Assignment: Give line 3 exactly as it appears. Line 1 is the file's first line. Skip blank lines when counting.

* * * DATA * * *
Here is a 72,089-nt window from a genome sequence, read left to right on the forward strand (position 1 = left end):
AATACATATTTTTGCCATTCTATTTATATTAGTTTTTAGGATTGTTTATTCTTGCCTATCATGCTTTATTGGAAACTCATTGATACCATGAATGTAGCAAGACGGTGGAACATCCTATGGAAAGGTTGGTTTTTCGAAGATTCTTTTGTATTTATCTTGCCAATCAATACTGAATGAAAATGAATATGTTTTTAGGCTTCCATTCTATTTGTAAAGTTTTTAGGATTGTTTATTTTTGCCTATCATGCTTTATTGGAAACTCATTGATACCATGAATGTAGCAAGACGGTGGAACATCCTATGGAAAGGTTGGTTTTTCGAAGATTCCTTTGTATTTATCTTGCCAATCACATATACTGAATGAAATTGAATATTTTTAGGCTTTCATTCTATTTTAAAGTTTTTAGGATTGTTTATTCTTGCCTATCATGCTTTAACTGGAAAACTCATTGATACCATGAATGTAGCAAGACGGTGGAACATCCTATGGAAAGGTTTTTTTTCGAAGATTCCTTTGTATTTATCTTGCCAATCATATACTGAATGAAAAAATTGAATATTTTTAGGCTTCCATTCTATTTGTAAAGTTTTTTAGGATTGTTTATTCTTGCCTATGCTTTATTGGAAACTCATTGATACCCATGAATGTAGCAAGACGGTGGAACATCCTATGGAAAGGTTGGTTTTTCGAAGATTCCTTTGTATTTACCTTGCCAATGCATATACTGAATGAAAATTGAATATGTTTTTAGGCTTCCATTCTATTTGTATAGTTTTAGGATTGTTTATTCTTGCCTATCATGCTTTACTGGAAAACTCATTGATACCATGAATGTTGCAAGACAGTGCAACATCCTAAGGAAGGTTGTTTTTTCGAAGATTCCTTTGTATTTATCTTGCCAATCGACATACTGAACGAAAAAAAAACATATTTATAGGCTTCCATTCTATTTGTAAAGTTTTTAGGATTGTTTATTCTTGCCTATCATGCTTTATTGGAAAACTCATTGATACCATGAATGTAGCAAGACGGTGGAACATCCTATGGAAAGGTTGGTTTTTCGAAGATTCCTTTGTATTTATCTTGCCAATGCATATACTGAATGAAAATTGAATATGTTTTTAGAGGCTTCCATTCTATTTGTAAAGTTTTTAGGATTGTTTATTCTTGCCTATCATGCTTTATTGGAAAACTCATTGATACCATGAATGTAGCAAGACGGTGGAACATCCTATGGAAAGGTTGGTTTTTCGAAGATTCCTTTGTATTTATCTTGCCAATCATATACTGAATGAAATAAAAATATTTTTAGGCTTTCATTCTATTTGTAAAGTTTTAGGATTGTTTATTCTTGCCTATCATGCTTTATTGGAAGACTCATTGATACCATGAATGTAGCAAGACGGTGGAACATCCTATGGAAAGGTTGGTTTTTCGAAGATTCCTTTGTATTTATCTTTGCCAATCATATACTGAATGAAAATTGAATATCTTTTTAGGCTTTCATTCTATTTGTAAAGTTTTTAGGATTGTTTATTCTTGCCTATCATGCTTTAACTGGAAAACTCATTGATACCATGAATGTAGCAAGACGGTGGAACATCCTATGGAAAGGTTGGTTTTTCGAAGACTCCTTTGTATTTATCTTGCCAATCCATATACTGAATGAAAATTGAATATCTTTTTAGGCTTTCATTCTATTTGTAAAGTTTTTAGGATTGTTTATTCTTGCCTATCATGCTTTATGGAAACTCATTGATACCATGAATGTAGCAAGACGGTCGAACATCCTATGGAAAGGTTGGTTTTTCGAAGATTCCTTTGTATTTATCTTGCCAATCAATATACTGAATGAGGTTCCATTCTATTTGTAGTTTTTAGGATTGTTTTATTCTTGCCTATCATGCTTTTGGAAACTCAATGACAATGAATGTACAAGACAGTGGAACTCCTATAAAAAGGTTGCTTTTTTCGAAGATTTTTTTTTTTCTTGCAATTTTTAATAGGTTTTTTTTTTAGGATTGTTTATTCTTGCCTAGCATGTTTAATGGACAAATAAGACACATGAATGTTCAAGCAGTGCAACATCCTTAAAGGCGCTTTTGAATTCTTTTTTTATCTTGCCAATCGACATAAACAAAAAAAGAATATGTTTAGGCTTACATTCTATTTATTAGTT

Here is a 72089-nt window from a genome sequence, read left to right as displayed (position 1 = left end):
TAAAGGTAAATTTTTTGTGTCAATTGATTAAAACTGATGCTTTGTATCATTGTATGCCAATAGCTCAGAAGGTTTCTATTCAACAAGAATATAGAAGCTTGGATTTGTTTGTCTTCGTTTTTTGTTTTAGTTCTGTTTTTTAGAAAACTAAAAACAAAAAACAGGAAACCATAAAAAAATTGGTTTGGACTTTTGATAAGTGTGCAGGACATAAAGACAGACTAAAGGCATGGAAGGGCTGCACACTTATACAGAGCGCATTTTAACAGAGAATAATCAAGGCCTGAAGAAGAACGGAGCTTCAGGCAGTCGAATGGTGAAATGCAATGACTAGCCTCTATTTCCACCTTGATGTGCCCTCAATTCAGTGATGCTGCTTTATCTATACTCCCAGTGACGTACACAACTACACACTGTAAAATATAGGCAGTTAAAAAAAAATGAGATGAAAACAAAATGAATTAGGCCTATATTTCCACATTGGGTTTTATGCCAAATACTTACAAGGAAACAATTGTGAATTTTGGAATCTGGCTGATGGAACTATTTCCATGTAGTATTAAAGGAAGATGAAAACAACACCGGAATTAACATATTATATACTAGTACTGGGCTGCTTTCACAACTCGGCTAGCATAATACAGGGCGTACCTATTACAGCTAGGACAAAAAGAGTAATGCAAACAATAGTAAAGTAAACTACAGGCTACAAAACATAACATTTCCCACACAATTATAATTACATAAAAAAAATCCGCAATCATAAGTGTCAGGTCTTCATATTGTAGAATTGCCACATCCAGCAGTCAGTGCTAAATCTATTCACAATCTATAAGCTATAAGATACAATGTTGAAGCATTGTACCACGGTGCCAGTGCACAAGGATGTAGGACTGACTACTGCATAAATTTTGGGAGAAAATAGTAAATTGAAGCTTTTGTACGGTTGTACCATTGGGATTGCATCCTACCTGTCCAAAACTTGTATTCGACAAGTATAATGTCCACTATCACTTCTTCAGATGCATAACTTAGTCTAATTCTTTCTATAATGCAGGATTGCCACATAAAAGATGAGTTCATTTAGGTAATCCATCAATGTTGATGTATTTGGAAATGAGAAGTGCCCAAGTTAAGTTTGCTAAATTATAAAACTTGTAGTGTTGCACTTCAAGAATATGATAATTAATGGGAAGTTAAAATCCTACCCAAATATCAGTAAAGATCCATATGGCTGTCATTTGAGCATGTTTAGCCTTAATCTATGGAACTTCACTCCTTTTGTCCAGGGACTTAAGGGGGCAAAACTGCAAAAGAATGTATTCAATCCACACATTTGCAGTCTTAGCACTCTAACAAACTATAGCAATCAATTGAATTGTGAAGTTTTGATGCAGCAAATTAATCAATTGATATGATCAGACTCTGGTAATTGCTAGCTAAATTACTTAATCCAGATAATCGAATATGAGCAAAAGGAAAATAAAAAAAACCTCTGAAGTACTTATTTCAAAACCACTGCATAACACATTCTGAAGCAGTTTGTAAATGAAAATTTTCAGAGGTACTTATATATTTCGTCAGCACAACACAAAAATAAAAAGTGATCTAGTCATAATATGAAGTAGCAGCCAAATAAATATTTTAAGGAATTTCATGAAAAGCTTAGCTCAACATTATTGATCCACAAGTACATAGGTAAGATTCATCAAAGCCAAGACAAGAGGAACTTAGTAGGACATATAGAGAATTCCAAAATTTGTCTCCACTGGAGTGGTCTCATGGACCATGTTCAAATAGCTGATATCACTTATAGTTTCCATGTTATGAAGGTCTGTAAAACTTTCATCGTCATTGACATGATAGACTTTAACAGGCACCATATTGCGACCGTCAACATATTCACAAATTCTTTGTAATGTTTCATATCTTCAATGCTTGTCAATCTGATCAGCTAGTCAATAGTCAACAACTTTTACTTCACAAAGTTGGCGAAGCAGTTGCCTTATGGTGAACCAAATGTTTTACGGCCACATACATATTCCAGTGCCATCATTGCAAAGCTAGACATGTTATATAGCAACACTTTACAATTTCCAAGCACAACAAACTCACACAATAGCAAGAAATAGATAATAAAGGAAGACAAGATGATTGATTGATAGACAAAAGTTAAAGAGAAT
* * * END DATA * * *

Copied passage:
Here is a 72089-nt window from a genome sequence, read left to right as displayed (position 1 = left end):